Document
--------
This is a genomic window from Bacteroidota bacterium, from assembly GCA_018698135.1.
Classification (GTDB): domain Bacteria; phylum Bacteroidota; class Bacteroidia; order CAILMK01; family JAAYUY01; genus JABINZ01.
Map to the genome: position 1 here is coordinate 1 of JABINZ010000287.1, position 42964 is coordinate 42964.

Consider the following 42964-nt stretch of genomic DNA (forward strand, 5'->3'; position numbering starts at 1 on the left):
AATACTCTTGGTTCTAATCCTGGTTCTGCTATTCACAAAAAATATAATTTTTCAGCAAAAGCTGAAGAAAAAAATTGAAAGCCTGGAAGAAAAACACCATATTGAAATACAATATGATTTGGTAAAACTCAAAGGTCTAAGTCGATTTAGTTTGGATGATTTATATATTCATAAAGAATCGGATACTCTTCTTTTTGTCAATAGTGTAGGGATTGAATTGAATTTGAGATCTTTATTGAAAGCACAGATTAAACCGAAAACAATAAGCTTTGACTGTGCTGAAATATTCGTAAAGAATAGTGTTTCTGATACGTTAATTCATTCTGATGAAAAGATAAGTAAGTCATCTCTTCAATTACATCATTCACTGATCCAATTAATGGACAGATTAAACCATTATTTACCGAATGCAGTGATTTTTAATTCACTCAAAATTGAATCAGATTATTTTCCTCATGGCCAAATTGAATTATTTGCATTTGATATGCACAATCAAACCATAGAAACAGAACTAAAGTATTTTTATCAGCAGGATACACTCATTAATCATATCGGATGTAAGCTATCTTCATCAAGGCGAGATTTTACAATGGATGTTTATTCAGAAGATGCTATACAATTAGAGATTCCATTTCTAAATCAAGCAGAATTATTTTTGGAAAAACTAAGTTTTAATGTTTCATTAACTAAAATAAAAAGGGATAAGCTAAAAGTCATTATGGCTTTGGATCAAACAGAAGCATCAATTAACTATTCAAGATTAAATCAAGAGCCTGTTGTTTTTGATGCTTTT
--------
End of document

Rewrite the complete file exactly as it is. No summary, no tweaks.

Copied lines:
This is a genomic window from Bacteroidota bacterium, from assembly GCA_018698135.1.
Classification (GTDB): domain Bacteria; phylum Bacteroidota; class Bacteroidia; order CAILMK01; family JAAYUY01; genus JABINZ01.
Map to the genome: position 1 here is coordinate 1 of JABINZ010000287.1, position 42964 is coordinate 42964.

Consider the following 42964-nt stretch of genomic DNA (forward strand, 5'->3'; position numbering starts at 1 on the left):
AATACTCTTGGTTCTAATCCTGGTTCTGCTATTCACAAAAAATATAATTTTTCAGCAAAAGCTGAAGAAAAAAATTGAAAGCCTGGAAGAAAAACACCATATTGAAATACAATATGATTTGGTAAAACTCAAAGGTCTAAGTCGATTTAGTTTGGATGATTTATATATTCATAAAGAATCGGATACTCTTCTTTTTGTCAATAGTGTAGGGATTGAATTGAATTTGAGATCTTTATTGAAAGCACAGATTAAACCGAAAACAATAAGCTTTGACTGTGCTGAAATATTCGTAAAGAATAGTGTTTCTGATACGTTAATTCATTCTGATGAAAAGATAAGTAAGTCATCTCTTCAATTACATCATTCACTGATCCAATTAATGGACAGATTAAACCATTATTTACCGAATGCAGTGATTTTTAATTCACTCAAAATTGAATCAGATTATTTTCCTCATGGCCAAATTGAATTATTTGCATTTGATATGCACAATCAAACCATAGAAACAGAACTAAAGTATTTTTATCAGCAGGATACACTCATTAATCATATCGGATGTAAGCTATCTTCATCAAGGCGAGATTTTACAATGGATGTTTATTCAGAAGATGCTATACAATTAGAGATTCCATTTCTAAATCAAGCAGAATTATTTTTGGAAAAACTAAGTTTTAATGTTTCATTAACTAAAATAAAAAGGGATAAGCTAAAAGTCATTATGGCTTTGGATCAAACAGAAGCATCAATTAACTATTCAAGATTAAATCAAGAGCCTGTTGTTTTTGATGCTTTT